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1 - Peatland restoration and ecosystem services: an introduction

Published online by Cambridge University Press:  05 June 2016

Aletta Bonn
Affiliation:
Friedrich-Schiller-University Jena German Centre for Integrative Biodiversity Research (iDiv)
Tim Allott
Affiliation:
University of Manchester
Martin Evans
Affiliation:
University of Manchester
Hans Joosten
Affiliation:
Ernst Moritz Arndt University of Greifswald
Rob Stoneman
Affiliation:
Yorkshire Wildlife Trust UK
Aletta Bonn
Affiliation:
German Centre für Integrative Biodiversity Research (iDiv) Halle-Jena-Leipzig
Tim Allott
Affiliation:
University of Manchester
Martin Evans
Affiliation:
University of Manchester
Hans Joosten
Affiliation:
Institute of Botany and Landscape Ecology
Rob Stoneman
Affiliation:
Yorkshire Wildlife Trust
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Summary

Setting the scene

In September 1997, the airports of Singapore and Kuala Lumpur shut down for several days. Fires from drained peatlands in Indonesia, over 1000 km away, were emitting vast clouds of smoke causing haze and poor visibility across large parts of South East Asia in the extremely dry El Niño year. Schools and businesses had to close, and people were admitted to hospitals with acute breathing problems. The amount of CO2 emitted from these fires was equivalent to 13–40% of annual global emissions from fossil fuels (Page et al. 2002). Economic losses due to the 19971998 wildfires exceeded several billion US dollars (ADB 1999).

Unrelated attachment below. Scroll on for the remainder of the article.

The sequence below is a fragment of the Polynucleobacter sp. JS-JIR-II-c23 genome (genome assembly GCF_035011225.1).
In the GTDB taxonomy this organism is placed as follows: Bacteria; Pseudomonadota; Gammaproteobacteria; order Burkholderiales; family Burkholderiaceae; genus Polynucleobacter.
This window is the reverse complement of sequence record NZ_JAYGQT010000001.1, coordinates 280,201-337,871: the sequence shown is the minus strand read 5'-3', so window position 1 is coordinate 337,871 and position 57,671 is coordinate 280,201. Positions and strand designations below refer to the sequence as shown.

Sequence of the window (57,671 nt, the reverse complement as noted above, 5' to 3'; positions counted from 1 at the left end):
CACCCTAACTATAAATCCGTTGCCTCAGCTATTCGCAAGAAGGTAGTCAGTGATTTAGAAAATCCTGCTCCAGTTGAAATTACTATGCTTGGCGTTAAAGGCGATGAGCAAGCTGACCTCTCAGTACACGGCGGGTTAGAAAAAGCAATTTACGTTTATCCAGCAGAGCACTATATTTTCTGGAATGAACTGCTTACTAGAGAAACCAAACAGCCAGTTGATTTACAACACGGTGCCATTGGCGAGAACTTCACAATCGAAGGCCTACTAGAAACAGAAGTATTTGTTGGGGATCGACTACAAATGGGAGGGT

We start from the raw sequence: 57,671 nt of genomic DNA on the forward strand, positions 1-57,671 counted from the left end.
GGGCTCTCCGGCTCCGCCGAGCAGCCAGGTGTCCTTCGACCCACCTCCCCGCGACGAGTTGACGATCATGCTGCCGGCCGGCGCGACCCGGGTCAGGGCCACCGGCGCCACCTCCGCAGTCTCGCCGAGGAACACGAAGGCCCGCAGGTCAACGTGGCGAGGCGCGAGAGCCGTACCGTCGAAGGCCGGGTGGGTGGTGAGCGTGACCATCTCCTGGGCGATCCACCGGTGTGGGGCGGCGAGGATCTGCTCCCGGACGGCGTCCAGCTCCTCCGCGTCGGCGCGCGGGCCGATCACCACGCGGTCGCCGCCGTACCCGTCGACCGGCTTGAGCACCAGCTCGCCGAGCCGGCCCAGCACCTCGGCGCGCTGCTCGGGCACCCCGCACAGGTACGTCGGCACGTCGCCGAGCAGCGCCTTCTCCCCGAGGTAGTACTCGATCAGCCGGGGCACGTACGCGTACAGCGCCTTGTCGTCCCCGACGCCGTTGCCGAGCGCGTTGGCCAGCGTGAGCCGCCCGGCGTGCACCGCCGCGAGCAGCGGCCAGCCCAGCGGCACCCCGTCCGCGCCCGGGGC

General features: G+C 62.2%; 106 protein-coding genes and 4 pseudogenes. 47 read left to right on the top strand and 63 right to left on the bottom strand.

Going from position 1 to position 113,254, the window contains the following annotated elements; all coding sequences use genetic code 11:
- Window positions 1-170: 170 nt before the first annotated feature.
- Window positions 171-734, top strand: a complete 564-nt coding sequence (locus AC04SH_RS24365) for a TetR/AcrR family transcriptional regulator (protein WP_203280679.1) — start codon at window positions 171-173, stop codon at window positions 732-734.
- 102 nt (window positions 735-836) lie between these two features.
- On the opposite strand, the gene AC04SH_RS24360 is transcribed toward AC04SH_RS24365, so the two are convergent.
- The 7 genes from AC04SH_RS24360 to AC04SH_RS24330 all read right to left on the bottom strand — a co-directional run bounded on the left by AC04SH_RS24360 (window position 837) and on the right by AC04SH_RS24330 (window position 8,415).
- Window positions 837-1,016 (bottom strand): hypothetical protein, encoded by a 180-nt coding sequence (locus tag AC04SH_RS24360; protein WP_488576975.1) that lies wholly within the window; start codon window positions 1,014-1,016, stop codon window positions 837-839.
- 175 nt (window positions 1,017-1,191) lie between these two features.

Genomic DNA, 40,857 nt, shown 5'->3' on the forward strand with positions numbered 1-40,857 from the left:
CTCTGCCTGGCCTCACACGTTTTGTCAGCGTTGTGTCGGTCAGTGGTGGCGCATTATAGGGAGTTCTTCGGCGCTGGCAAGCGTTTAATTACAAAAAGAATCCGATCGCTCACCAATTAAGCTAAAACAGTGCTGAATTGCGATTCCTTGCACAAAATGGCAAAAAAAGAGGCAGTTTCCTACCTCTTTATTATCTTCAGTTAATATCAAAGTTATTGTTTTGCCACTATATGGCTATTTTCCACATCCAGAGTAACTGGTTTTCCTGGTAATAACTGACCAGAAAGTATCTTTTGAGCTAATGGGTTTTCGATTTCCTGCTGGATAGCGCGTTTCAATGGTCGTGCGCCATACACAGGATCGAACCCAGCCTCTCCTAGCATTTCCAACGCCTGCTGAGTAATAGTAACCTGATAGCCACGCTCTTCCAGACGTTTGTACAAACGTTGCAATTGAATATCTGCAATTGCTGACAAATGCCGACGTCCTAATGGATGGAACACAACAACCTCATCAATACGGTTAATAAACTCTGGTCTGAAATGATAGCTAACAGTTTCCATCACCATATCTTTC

In the hot August of 2010, people in Moscow were advised to stay at home, keep their windows closed and wear gauze masks to avoid inhaling ash particles when walking on the streets. Again the cause was fires, this time raging across nearly 2000 km2 of degraded peatlands in Russia. Carbon monoxide levels in the capital reached six times the maximum acceptable levels and death rates doubled due to heat and smog (Barriopedro et al. 2011).

These fires, resulting from peatland drainage and degradation that made them vulnerable to fire, dramatically highlight the huge liability that peatlands pose once degraded, especially in a changing climate. In sharp contrast, there is now wide recognition of the importance to human well-being of ecosystem services delivered by the peatland environment, not least the wildlife that underpins those ecosystem services. While peatlands cover not even 3% of the worlds surface, they hold two times more carbon than the entire global forest biomass pool, and represent more than 30% of the total global soil carbon store (see Chapter 4). As long-term carbon sinks, they provide crucial global climate-regulating services. If not safeguarded, however, the release of this carbon could further exacerbate climate change.

The range of peatland ecosystem services is far greater than simply their role in the carbon cycle. Pivotal peatland ecosystem services further include, for example, the provision of high-quality drinking water derived from peatland catchments. Peatlands also play a role in flood-water regulation, especially in lowland or coastal settings.

Type
Chapter
Information
Peatland Restoration and Ecosystem Services
Science, Policy and Practice
, pp. 1 - 16
Publisher: Cambridge University Press
Print publication year: 2016

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